The term cue has two meanings in the scoring world. Firstly it is the term we use for a single piece, or ‘start.’ The second meaning is similar in appearance to cues in the concert world, but used for a very different purpose. In the concert world, a cue is placed in a part to help players after long rests. A bar or two from another prominent part is written into their part so they will know when they hear that, they are at a certain place. These notes are written smaller and labeled ‘cue.’
In the scoring world we do not need those sorts of cues. Our players do not get lost. Our parts are always broken up into small rests so they are easy to follow, additionally we have digital counters on the wall so everyone can see where we are. What we use cues for is when we want to add a part as an option. The default in Los Angeles is to NOT play cues unless asked. This is a very good thing! It allows us to put in lots of options and not have them all played at the same time or lose time sorting out if we want them to be played. Imagine we have three minutes left and I need to record a three minute cue. I cannot waste time sorting out cues at that point, and the piece will be fine without them. I can just start knowing they will not be played. Unfortunately this is not universal and in other locations you have to state at the beginning of each session that you do not want cues played by default. In most cases, the composer wants us to fill in the music and make it ‘real’. But occasionally maybe a fussy director, or something in the picture, means you have to take elements back out. Through thoughtful use of cueing, this is easy to do.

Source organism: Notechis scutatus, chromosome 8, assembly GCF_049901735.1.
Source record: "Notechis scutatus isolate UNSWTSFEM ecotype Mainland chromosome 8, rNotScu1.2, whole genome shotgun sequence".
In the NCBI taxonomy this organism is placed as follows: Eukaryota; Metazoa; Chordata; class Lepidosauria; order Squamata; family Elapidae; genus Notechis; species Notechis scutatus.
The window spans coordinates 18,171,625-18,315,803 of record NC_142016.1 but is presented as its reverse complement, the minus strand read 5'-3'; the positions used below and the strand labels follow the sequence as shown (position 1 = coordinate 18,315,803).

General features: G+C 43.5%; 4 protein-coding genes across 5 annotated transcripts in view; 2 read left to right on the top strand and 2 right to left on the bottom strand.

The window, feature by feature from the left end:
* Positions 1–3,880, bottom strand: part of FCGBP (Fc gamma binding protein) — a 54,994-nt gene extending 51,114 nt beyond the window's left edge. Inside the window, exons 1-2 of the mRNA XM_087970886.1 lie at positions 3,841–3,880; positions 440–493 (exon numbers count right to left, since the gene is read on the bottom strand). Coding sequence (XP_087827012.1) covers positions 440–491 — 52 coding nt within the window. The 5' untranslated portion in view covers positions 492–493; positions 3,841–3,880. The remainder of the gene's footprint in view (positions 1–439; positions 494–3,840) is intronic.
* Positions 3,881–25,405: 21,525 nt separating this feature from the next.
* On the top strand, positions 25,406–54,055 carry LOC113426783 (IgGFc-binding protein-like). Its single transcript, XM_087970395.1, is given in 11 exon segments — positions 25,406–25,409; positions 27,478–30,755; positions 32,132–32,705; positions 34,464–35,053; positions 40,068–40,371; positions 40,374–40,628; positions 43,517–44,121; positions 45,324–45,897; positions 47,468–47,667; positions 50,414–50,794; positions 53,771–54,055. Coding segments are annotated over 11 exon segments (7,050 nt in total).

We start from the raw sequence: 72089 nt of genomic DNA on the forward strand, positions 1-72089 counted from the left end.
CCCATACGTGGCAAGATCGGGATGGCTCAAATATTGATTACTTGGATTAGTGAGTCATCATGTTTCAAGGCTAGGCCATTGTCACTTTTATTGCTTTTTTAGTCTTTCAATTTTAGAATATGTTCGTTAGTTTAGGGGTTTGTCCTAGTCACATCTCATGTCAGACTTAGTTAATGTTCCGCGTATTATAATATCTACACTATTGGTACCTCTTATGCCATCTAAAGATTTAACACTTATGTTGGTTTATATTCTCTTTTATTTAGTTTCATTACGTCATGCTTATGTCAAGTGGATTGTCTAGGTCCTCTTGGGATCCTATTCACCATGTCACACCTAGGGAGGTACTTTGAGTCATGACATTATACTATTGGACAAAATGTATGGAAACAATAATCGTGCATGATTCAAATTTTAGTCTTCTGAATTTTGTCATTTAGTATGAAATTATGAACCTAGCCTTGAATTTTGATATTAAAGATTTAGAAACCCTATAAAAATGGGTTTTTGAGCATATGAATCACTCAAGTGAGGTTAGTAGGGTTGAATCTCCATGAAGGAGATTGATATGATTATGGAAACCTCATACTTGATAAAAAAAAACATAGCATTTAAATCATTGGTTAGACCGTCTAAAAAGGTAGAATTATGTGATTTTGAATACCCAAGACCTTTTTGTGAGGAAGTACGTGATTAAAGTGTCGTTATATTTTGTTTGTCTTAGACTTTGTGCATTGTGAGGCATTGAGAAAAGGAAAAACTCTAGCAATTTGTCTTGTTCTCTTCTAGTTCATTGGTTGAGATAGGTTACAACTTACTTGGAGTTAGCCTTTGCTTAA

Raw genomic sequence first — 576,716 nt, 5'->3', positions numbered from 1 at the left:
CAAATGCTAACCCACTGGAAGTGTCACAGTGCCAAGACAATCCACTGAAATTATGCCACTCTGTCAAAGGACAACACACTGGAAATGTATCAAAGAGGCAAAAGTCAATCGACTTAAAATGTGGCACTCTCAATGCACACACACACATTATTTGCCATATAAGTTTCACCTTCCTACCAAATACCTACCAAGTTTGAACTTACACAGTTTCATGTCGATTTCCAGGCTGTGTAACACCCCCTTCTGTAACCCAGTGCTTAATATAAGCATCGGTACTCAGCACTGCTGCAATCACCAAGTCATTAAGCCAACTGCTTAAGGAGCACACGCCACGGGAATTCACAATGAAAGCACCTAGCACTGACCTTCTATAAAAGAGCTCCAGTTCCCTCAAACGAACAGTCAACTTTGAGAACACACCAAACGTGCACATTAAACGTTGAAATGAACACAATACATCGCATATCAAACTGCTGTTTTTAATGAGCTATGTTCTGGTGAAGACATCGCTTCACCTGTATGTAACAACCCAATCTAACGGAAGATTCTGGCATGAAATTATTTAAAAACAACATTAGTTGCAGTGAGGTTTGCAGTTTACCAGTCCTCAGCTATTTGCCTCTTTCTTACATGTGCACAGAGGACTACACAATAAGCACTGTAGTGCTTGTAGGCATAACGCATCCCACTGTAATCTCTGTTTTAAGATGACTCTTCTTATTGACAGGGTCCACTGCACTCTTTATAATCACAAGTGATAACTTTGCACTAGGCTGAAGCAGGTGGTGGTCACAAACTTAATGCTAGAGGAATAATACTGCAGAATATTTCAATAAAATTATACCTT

What to cue and what not to
It is very easy to make the computer mockup sound full. But whereas samples are very powerful, in order to make the correct sound with a real orchestra, I have to fill in all the other parts. If I am just filling things out to match the mockup, I do not cue a part. But if I add something that changes the overall sound, I will cue it.
You should not use small notes for studio cues. There is a good chance they will be played, so there is no reason to make it harder by making them small. The best way is just to use the word ‘cue’ and a line with a hook ending at the end of the cue. If you have a long one, you can just use ‘end cue’ instead of the line and hook.
I use these cool smart shapes that a got from orchestrator and finale legend Rick Giovinazzo.